Headley is not all that expensive by today’s standards, plus I’m sure the Yankees are at least open to the idea of eating some of the $26M he’s owed the next two years, so he’d be another low risk short-term upgrade for the Braves a la Colon and Dickey and Garcia. Rio Ruiz, who I covered in a Scouting The Market post earlier this winter, is their top third base prospect and there’s a chance he won’t be a third baseman at all. Headley’s an easy upgrade for Atlanta.

So Are They A Fit? Yes. The doesn’t mean the Braves want to trade for Headley, necessarily, but he would fit their roster and current plan.

Boston Red Sox

Current Third Basemen: Pablo Sandoval and Brock Holt

Why Would They Want Headley? The BoSox traded their starting third baseman (Travis Shaw) and third baseman of the future (Yoan Moncada) this offseason, leaving them with short and long-term openings at the hot corner. Sandoval is coming back from major shoulder surgery and was terrible last time he played. Holt fits best as a part-time utility guy, not a full-time corner infielder.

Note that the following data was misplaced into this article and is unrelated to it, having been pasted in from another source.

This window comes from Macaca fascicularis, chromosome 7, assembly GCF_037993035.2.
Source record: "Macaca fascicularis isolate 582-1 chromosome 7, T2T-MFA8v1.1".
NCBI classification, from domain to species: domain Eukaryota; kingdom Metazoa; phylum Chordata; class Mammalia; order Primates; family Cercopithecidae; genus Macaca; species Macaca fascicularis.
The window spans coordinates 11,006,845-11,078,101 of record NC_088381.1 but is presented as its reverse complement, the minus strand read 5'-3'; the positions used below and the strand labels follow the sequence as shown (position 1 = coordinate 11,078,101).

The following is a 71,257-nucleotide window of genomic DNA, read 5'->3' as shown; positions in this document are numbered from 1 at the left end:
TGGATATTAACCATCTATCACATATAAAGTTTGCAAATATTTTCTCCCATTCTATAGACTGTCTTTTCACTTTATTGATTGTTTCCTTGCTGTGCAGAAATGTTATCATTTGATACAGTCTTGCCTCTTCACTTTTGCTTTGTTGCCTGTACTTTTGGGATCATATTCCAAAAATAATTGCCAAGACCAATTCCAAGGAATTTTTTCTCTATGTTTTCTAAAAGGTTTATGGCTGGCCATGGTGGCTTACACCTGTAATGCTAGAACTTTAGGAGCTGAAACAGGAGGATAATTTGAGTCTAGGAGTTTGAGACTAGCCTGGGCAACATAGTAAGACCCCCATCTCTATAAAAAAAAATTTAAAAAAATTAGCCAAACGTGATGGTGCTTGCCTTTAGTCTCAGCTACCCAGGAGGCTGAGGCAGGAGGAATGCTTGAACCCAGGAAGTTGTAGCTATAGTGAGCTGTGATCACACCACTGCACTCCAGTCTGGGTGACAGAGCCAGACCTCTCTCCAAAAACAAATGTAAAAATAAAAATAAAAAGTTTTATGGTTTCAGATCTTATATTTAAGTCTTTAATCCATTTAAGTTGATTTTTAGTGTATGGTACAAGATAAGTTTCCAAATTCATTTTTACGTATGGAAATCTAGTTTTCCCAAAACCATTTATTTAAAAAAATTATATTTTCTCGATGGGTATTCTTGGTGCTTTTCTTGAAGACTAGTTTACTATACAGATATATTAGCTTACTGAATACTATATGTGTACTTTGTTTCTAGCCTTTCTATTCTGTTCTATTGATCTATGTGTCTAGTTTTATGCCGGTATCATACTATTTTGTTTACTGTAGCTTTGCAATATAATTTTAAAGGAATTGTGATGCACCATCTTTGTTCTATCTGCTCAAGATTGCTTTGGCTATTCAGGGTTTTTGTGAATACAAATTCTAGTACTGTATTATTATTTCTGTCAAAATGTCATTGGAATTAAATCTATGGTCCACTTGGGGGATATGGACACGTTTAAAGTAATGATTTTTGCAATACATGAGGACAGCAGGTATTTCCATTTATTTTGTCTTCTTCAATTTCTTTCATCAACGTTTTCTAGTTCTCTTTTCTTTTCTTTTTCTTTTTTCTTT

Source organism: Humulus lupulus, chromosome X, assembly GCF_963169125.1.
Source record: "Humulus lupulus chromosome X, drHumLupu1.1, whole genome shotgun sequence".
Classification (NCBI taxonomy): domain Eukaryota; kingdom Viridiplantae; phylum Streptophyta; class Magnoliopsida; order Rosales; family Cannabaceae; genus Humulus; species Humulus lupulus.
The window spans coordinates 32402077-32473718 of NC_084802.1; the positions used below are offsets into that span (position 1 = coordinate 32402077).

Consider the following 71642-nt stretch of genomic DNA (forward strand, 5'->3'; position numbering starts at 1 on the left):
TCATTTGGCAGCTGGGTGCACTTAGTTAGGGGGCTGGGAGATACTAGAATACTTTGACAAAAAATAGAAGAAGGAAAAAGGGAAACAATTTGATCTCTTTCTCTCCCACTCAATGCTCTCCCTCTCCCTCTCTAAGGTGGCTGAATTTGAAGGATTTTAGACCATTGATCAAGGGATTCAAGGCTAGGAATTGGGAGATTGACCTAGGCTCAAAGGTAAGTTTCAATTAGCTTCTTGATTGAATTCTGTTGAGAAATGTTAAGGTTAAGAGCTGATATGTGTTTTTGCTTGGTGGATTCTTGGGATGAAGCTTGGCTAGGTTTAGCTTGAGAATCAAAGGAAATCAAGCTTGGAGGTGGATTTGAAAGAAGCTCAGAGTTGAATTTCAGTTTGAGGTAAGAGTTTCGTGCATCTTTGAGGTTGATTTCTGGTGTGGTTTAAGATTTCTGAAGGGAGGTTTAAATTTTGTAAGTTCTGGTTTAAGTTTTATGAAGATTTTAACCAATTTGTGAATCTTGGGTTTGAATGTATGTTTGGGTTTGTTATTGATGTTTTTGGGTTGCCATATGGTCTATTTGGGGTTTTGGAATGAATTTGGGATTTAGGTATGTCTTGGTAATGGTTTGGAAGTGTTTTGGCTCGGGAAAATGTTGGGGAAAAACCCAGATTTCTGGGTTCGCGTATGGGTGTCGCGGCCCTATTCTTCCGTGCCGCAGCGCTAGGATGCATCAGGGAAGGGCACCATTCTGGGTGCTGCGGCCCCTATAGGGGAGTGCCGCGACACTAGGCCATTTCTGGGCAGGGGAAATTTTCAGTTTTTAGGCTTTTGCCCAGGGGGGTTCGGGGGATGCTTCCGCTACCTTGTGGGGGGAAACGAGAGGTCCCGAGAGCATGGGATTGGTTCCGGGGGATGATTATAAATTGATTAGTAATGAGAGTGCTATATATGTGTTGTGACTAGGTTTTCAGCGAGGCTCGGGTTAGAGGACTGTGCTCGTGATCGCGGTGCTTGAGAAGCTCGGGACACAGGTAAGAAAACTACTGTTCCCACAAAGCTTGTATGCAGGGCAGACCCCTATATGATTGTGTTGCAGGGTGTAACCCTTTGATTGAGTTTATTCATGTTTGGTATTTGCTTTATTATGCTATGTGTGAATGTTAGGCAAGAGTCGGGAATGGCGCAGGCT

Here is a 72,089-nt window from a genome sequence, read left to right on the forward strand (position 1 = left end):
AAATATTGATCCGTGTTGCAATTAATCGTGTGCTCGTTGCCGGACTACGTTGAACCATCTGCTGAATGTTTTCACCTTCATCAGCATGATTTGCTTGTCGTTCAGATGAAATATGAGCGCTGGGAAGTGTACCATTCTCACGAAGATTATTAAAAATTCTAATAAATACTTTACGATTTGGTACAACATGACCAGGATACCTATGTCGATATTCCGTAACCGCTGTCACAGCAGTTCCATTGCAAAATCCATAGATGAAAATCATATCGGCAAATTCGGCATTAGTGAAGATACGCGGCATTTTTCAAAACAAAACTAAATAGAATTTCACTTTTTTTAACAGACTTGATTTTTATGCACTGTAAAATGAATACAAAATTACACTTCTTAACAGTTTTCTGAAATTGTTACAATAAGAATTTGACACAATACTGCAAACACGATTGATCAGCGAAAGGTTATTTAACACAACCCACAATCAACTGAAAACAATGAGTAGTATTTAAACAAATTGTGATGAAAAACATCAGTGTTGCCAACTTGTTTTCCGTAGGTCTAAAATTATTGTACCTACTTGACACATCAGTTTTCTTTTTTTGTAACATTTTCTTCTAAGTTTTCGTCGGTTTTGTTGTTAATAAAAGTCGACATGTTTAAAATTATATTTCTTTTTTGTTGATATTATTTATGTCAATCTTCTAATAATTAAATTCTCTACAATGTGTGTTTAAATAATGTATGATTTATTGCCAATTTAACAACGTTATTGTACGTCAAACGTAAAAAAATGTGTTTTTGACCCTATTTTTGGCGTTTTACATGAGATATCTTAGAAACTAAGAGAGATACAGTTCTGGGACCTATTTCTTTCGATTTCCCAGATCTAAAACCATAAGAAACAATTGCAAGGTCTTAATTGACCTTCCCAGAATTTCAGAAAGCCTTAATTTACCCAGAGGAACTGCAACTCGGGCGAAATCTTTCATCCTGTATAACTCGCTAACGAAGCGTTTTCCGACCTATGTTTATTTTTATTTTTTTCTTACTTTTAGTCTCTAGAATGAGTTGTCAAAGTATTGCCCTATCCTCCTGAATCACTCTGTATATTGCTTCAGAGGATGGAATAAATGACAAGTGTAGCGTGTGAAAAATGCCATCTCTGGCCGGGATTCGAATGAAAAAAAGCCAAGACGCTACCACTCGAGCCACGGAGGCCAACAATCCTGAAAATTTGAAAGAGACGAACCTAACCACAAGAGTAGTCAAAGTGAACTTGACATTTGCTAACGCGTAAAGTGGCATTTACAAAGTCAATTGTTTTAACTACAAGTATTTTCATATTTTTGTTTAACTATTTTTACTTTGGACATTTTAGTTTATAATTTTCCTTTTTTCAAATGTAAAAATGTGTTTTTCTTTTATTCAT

So Are They A Fit? Nah. Not realistically. Even beyond the unlikelihood of a Yankees-Red Sox trade, the Red Sox are probably best off seeing what they have in Sandoval at this point. They owe him a ton of money and it’s not going away.

St. Louis Cardinals

Current Third Baseman: Jhonny Peralta

Why Would They Want Headley? The Cardinals were in on Turner before he re-signed with the Dodgers because they’re looking for ways to improve their infield, especially defensively. Peralta really struggled at the hot corner this past season after losing his shortstop job to Aledmys Diaz. Matt Carpenter is moving to first base full-time for defensive reasons, and Headley would be an upgrade over Peralta at the hot corner. Pretty easily at this point of Peralta’s career too.

Peralta. (Dilip Vishwanat/Getty)
Peralta. (Dilip Vishwanat/Getty)

So Are They A Fit? Yes, though I don’t think St. Louis is as gung-ho about adding a third baseman now that Turner is off the board. It seems like their thinking was “we can add Turner for just cash, and we’ve already given up out first rounder for Fowler, so let’s do it.” Trading pieces for Headley and then having to find a new home for Peralta might not be worth the trouble for the Cardinals.